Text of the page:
Become involved.... do what many of us are doing: attend county meetings, contact your commissioners, it is a shame you have not attended the many meetings so far to get up to speed on what is currently being done, and all the activity and lobbying that already _has been done: BOA meeting, several surf rider meetings, hearings at the county commissioners court, many letters to the editor of b-ville, harlingen, port isabel and island papers, setup meetings with the developers, etc....
As for speaking out, this issue was raised in both candidate forums and a radio talk show, and all candidates spoke in opposition. There were various levels of opposition, but all were against the hotel portion.

Hopefully you have a save isla blanca bumper sticker to state your position against private development of public property.

If you truly do want to help, start by emailing Faith at to get the date of the next surfrider meeting or event in opposition to the development. The county web site has the meeting agendas posted so that you can watch for agenda items regarding the development (though most are in executive (closed) session).


(this is lucinda again) -- and in case you aren't on the surfrider mail list - this just came in from Faith:

From: Pedro Ballesteros
Subject: Great meeting
Date: Tue, 6 Jun 2006 07:58:21 -0500

Hey everybody. Welcome to the movement. It's going to keep spreading and growing. Like an avalanche...

What a great meeting we had Sunday. Even though most of us were meeting for the first time, we made a big decision right then and there. A billboard! Now that's action. Thanks to the folks who suggested it and started up with their donations. We are looking into the cost etc. and I'll get back to ya'll about the p.o. box to which you can send donations. You will also be able to send petitions to that address.

Here's what excited me the most about our meeting. We had people from all over the Valley! We are connecting with each other at last and now we are really going to start making some noise. What we need is for everyone from Brownsville, Harlingen, McAllen, and the rest of the Valley to tell people in their communities, churches, schools, work, etc. This is a Valley issue, after all, much more than an Island issue. As the Island gets more and more crowded with buildings, there are fewer and fewer places for Valley residents to come and park and enjoy their island. This is a public park. We are the public. Let's fight for our park.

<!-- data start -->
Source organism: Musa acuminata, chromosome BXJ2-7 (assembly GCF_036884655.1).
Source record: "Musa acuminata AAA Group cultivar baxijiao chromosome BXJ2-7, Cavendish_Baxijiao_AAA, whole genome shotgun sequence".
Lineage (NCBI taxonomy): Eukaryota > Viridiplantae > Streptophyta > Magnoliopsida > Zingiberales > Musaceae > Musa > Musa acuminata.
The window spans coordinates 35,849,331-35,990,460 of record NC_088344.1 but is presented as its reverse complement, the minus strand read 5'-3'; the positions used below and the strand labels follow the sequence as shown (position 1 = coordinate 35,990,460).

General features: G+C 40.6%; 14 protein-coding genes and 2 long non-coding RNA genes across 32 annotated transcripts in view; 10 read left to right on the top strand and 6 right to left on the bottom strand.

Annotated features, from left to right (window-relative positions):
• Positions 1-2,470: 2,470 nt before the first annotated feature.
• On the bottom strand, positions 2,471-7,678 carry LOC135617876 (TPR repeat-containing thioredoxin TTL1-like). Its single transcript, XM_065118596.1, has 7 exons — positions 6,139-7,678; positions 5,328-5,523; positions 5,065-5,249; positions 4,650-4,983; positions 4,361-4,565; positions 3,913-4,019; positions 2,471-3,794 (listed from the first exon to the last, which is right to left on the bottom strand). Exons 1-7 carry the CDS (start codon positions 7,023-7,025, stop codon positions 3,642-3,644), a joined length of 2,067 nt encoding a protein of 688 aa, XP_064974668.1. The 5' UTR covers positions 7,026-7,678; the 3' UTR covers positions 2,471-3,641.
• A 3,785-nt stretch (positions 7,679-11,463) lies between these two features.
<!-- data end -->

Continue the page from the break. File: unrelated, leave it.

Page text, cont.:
This whole movement has really been a grassroots, word-of-mouth effort. I talk to someone, and she talks to someone else and it just spreads. Letters to the editors, county judge and commissioners are a huge help. Even just coming to a meeting, putting a bumper sticker on your car or filling out a petition helps this effort to grow. Whatever small or large role you want to play in this, it will make a difference!

Here are some action ideas:
1. Media. This may mean putting together photos and info packets to take to campuses and places where we set up an information table. It can also be coming up with ideas and/or designs for public service announcements, print campaigns, etc. Petitions, bumper stickers, fliers. Maybe you know how to put together a slick ad. Whatever ideas or skills you have are valuable.

2. Fund raising/financial. Got a knack for raising money? Here's a great place to use it.

3. Legal. Some of you are skilled at studying legal documents. Or maybe you have a friend who is an attorney who would be interested in researching the legality of this issue. Maybe you saw a phone number for some organization that fights for the rights of the public. Give them a call. You never know what call or conversation will lead to something big. You could call the county judge and pester him to let us see the new contract before it is signed. Pestering county officials is always helpful. (Just don't believe anything they tell you.)

4. Political. This could be going to Cameron County Commissioners Court meetings, researching candidates to see where they stand on this park issue, or where our state reps stand on gambling issues, etc. Becoming a voter registrar so we can have campaigns to get people registered to vote AND fighting this issue. (Elections are in November.) And, once again, pestering county officials is always helpful.

A lot of this movement is just about each of us taking initiative and doing some little thing. Whatever thing you think of doing to save our park, do it. You never know how the small stuff will snowball into that avalanche.

And let's not forget to have fun! That's what we love about Isla Blanca Park. We have fun there. Heck, I had a blast at the meeting Sunday. I'd like to see us get together at the Dolphin Cove or somewhere just to hang out and enjoy that beautiful place. The more we get together and communicate, the more we get excited about this thing.

We've got three fund-raising issues to work on: bumper stickers, more petitions, and the billboard. Keep thinking, planning, and scheming. Contact me via email or phone (956)772-9828 for info, questions, ideas etc. And here are links to 3 important websites:

for the latest news check out the Island Breeze

the Cameron County Commissioners Court agenda

Thanks again, everyone, for showing up and getting involved. I can't wait to see what we all can do together.
Faith Ballesteros